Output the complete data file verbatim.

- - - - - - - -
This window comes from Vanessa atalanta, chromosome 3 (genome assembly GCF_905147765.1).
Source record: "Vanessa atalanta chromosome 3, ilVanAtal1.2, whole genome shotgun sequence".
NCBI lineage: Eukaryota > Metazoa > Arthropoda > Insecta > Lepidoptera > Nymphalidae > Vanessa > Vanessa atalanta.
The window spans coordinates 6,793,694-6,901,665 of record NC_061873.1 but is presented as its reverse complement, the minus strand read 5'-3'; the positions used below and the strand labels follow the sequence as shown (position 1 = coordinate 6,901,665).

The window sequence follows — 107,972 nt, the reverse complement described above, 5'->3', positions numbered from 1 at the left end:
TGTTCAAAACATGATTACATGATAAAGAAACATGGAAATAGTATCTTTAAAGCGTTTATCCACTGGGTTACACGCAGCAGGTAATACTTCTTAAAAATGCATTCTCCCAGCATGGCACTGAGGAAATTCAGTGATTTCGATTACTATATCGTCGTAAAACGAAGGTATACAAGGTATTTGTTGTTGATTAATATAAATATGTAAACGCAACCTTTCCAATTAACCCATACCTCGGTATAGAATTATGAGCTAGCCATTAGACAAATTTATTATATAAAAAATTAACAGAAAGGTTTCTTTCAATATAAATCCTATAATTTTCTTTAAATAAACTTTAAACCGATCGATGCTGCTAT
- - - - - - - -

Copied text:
This window comes from Vanessa atalanta, chromosome 3 (genome assembly GCF_905147765.1).
Source record: "Vanessa atalanta chromosome 3, ilVanAtal1.2, whole genome shotgun sequence".
NCBI lineage: Eukaryota > Metazoa > Arthropoda > Insecta > Lepidoptera > Nymphalidae > Vanessa > Vanessa atalanta.
The window spans coordinates 6,793,694-6,901,665 of record NC_061873.1 but is presented as its reverse complement, the minus strand read 5'-3'; the positions used below and the strand labels follow the sequence as shown (position 1 = coordinate 6,901,665).

The window sequence follows — 107,972 nt, the reverse complement described above, 5'->3', positions numbered from 1 at the left end:
TGTTCAAAACATGATTACATGATAAAGAAACATGGAAATAGTATCTTTAAAGCGTTTATCCACTGGGTTACACGCAGCAGGTAATACTTCTTAAAAATGCATTCTCCCAGCATGGCACTGAGGAAATTCAGTGATTTCGATTACTATATCGTCGTAAAACGAAGGTATACAAGGTATTTGTTGTTGATTAATATAAATATGTAAACGCAACCTTTCCAATTAACCCATACCTCGGTATAGAATTATGAGCTAGCCATTAGACAAATTTATTATATAAAAAATTAACAGAAAGGTTTCTTTCAATATAAATCCTATAATTTTCTTTAAATAAACTTTAAACCGATCGATGCTGCTAT